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#6 rajavel

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Posted 26 May 2005 - 11:31 AM

thanks David and Keerthi
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#7 fstop

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Posted 26 May 2005 - 02:06 PM

MAKE SURE your rain DOES NOT get close to the backlight in your frame, because then the source will bleed into the droplets it's illuminating- this is especially troublesome if you use lens diffusion because then the "hotter" rain (rain closest to the backlight) will bleed and smear and tell the audience it's backlit, plus it'll make the distribution of illuminated rain particles uneven, much like a shaft of smoked light that goes from burned out to fall off in a short space- MAKE SURE your backlight is SPREAD against the wall of foreground rain, much like lighting a silk. This may sound obvious but believe me when you are working away into the hours (particularly on night shoots) and your brain falls off into neutral during the exhaustion periods, it's highly likely autopilot will walk into the big mistake.

Edited by fstop, 26 May 2005 - 02:09 PM.

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#8 rajavel

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Posted 27 May 2005 - 05:38 AM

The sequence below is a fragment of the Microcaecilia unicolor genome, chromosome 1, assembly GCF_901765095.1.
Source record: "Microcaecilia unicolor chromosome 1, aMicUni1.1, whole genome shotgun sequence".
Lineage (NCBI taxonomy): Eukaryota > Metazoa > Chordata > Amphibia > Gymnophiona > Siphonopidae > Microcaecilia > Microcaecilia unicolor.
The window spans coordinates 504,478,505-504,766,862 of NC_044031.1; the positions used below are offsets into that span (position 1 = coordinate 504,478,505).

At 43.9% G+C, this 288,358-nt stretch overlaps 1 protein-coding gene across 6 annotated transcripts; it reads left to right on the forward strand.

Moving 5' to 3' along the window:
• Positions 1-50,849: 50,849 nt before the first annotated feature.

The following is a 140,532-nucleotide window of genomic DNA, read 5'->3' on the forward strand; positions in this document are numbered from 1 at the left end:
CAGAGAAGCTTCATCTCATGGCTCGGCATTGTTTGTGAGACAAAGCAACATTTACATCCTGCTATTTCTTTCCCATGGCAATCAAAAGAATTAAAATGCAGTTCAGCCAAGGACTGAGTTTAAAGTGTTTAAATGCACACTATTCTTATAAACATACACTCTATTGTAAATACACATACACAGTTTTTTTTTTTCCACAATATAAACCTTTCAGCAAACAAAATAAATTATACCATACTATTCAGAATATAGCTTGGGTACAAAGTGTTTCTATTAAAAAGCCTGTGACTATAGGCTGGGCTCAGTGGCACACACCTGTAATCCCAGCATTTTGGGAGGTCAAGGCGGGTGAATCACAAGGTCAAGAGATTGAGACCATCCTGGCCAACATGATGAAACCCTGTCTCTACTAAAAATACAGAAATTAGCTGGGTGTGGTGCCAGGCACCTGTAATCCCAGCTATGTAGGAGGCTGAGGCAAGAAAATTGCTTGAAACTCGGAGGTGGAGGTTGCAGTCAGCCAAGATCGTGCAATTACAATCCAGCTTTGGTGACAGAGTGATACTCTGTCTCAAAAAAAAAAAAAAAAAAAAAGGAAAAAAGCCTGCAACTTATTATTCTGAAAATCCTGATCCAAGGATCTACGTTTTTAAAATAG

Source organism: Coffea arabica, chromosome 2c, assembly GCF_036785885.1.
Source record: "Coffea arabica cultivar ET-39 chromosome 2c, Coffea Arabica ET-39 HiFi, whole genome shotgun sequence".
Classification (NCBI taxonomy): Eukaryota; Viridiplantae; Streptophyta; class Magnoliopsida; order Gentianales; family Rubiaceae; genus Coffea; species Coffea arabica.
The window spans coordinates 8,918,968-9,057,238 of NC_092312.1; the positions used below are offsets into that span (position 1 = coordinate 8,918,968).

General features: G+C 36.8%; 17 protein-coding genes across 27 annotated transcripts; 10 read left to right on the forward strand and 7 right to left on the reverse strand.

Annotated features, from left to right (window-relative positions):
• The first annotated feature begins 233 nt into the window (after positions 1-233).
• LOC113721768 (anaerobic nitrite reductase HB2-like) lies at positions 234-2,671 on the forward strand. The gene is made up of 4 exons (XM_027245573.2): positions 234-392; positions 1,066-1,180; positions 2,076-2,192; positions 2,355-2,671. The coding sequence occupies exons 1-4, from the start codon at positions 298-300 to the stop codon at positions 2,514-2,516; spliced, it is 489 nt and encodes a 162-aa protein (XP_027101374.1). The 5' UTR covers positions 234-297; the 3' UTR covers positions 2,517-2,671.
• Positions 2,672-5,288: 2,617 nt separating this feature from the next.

MAKE SURE your rain DOES NOT get close to the backlight in your frame, because then the source will bleed into the droplets it's illuminating- this is especially troublesome if you use lens diffusion because then the "hotter" rain (rain closest to the backlight) will bleed and smear and tell the audience it's backlit, plus it'll make the distribution of illuminated rain particles uneven, much like a shaft of smoked light that goes from burned out to fall off in a short space- MAKE SURE your backlight is SPREAD against the wall of foreground rain, much like lighting a silk. This may sound obvious but believe me when you are working away into the hours (particularly on night shoots) and your brain falls off into neutral during the exhaustion periods, it's highly likely autopilot will walk into the big mistake.

<{POST_SNAPBACK}>

thanks Tim.
raj
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#9 rajavel

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Posted 27 May 2005 - 05:48 AM

i vaguely remember seeing an ad for Nike where michael jordon is seen running in rain...and there was an article about the same mentioning how they lit the background buildings separately....and they had two layers of considerable rain raining (onelayer between jordan and camera, onelayer between jordan and bg buildings.) so basicallly he was not really running in rain and he was lit separately and ofcourse rain lit separately. they had lit the rain from the top also....tried replicating the natural source of light (sky). ok. this was shot in night outside one of the famous newyork buildings. am just trying to think hard where i came across this info..if i get hold of it...i will tell exactly wat they did...if anyone knows...just tip it...thanks
raj
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Broadcast Solutions Inc

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Ritter Battery

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Gamma Ray Digital Inc

Wooden Camera

Opal

Visual Products

Paralinx LLC